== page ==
Geography Education
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Geography Education
Supporting geography educators everywhere with current digital resources.
Curated by Seth Dixon
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Rapid Landscape Change

Rapid Landscape Change | Geography Education | Scoop.it
BOULDER, Colo. -- National Guard helicopters were able to survey parts of Highway 34 along the Big Thompson River Saturday. Here are some images of the destruction along the roadway.
Seth Dixon's insight:

This photo gallery would be stunningly gorgeous if it weren't horrifically terrifying.  When the landscape changes this dramatically in a short time span, watch out.  See another photo gallery here, but this gallery from the Boston Globe, shows a more humanistic side of the story. 


Tags: physical, environment, water, disasters, geomorphology, erosion, images.

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Courtney Burns's curator insight, November 26, 2013 9:29 AM

Looking at these photos reminded me of the video that we watched in class where water was rushing under a road and within minutes the road started to fall apart and eventually ended up completely divided in half. It is amazing how quickly the water can erode what is underneath and cause such damage to the road and area around it. Looking through the pictures it almost makes you nervous to drive on such a rode again because it all happens so quickly. It goes to show you just how powerful that water is to cause destruction like that. It is not easy to destroy a road like that. Again it goes back to the goegraphy. This type of thing doesn't just happen everywhere. Having a river like this presents the possibilities of something like this happening. Once is starts eroding it happens quick. A road that may look driveable one minute may be completely eroded 5 minutes later. It is amazing how a rush of water can cause such damage. Even if there are set systems to get the water through, sometimes the water rush is too powerful and breaks through and erodes the earth underneath anyway like we saw in the video in class. I have never seen anything like these picture before, and it really is amazing to see what can happen.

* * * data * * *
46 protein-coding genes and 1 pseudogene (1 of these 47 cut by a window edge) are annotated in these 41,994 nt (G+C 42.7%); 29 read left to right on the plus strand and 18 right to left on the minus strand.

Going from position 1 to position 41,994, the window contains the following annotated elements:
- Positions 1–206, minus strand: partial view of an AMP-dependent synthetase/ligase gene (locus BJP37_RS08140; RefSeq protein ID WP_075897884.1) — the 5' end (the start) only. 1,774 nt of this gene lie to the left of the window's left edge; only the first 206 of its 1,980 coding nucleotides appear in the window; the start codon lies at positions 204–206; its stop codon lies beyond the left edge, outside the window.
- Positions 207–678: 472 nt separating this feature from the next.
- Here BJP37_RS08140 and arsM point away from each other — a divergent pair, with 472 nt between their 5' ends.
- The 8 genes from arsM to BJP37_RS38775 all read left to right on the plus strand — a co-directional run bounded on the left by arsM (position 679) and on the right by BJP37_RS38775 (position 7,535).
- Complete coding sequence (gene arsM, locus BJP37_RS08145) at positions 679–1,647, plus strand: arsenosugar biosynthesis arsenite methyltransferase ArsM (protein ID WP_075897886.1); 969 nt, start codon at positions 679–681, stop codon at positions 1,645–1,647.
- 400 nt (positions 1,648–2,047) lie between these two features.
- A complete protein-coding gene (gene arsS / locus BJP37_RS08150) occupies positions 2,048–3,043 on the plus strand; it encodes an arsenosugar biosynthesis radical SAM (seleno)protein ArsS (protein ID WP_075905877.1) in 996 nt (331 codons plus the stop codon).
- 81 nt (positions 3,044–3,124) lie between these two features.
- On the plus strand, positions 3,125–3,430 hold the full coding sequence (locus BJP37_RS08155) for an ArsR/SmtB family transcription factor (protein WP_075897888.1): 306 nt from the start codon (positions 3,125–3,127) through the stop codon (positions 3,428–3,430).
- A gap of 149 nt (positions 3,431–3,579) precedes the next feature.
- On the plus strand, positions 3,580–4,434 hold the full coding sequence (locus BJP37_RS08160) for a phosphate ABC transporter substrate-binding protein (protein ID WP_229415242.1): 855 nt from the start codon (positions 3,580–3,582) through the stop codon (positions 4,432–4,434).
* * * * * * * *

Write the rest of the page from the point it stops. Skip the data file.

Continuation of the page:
Victoria McNamara's curator insight, December 12, 2013 12:59 PM

By looking at these pictures you can see that the water just completely ruined this road. The road sunk in and collapsed as well. Will this road ever be safe to drive on again if it gets fixed?

megan b clement's comment, December 15, 2013 11:24 PM
National helicopters caught these pictures along the Thompson river while the water rages next to a road. The destruction of the water and its erosion had deteriorated the road.
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National Geographic Found

National Geographic Found | Geography Education | Scoop.it

"FOUND is a curated collection of photography from the National Geographic archives. In honor of our 125th anniversary, we are showcasing photographs that reveal cultures and moments of the past. Many of these photos have never been published and are rarely seen by the public.  We hope to bring new life to these images by sharing them with audiences far and wide. Their beauty has been lost to the outside world for years and many of the images are missing their original date or location."